THIS IS WHAT I KNOW-December 2 would have been a typical Friday for West Hills high school student Jordan Peisner. The 14-year old had gone to the local Wendy’s, a popular spot for students at El Camino High School in Woodland Hills.
As Peisner exited the fast food restaurant, a teenager he had never before met approached him from behind and punched him as the assailant’s friend captured the attack on her phone to post on SnapChat. The punch fractured Jordan’s skull, ruptured his eardrum, and caused both swelling and bleeding in his brain. The teen spent days at Children’s Hospital Los Angeles and is now recovering at home.
“Last Friday at 4:30 pm, my life was shattered,” shares Jordan’s father, Ed Peisner. “I was a broken man. And although we have a long road ahead of us, the invisible injury, I know I will have the strength and courage to help my son navigate the changes that lie ahead.”
The random attack of violence unleashed support from both friends and strangers, locals and those far away who had heard of the incident on the local news and through social media, the very same tool the assailant and his friend allegedly aimed to use for their “fifteen minutes” of exposure. A Go Fund Me account to help with Jordan’s medical bills has surpassed the $20,000 goal.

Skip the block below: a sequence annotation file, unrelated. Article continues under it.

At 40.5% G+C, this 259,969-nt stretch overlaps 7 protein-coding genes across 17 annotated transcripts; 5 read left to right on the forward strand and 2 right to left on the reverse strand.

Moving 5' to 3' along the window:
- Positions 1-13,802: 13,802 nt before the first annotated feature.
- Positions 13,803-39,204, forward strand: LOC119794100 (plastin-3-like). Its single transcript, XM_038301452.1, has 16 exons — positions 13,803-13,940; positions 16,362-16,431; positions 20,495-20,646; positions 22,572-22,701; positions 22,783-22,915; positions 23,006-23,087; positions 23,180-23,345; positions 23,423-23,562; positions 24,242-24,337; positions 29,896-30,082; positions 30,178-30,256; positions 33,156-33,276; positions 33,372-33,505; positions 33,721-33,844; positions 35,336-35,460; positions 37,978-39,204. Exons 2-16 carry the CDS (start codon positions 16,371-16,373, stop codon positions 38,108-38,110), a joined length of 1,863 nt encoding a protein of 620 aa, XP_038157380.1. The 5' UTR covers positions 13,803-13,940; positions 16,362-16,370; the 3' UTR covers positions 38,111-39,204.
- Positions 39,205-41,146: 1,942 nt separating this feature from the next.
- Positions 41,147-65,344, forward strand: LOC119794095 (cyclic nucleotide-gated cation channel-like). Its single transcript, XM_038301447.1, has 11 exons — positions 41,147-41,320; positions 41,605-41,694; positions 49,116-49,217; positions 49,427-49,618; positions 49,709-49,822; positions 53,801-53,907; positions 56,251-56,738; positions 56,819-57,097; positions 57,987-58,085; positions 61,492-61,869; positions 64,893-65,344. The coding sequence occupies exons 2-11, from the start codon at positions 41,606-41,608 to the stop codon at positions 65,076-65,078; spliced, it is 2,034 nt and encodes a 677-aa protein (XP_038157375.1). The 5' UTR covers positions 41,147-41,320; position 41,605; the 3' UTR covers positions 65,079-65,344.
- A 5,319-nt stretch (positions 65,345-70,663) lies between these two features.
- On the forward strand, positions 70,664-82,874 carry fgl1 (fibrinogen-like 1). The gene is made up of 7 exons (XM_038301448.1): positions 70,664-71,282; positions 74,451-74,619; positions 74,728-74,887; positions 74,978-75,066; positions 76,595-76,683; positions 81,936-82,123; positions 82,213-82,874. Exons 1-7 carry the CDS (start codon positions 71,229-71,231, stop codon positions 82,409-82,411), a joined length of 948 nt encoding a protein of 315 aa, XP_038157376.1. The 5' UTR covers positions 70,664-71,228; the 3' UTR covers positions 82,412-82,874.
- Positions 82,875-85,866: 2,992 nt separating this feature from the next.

When we hear of bullying, senseless violence, and a disrespect for others, it’s easy to lose faith in both people and in social media. It’s hard to accept that a teenager would choose to harm another person and that his friend would video the incident on her phone as casually as one might take a selfie. At the same time, social media creates a world that is so much smaller, as indicated by the number of people from across the country who have been supporting Jordan in his recovery.
Each challenge can be a learning experience if we choose. “I once thought that you find your path in life but now I know my path has been placed in front of me,” says Ed Peisner. “Parents need to be involved in their children’s lives. And that includes their social media lives. I am not blaming any parents or passing judgement. I am a single father with three kids. I have made plenty of mistakes and I will make a few more but I am involved. I ask questions. I go to their school. I volunteer. I engage. I hear people saying that is helicopter parenting and ‘when they were kids…’ But times are different now. The world is a much smaller place because of the internet. Bullying happens on the airways. All I want to do is make a difference in the life of a child… not just mine – as any as I can.”
Parents, teachers, anyone involved in the lives of children should take this as a learning experience to model empathy, to set limits and to further the discussion about bullying, whether hidden behind a computer screen or in real life.
Thankfully, Jordan is recovering from his brain injury. Recovery is a long process. He has the support of his family, friends, and the greater community.
Social media, like many tools, can be used for evil as well as good. Let’s work to ensure the latter.
To donate to Jordan Peisner’s Go Fund Me Account, visit https://www.gofundme.com/pray-for-jordan.
(Beth Cone Kramer is a Los Angeles writer and a columnist for CityWatch.) Prepped for CityWatch by Linda Abrams.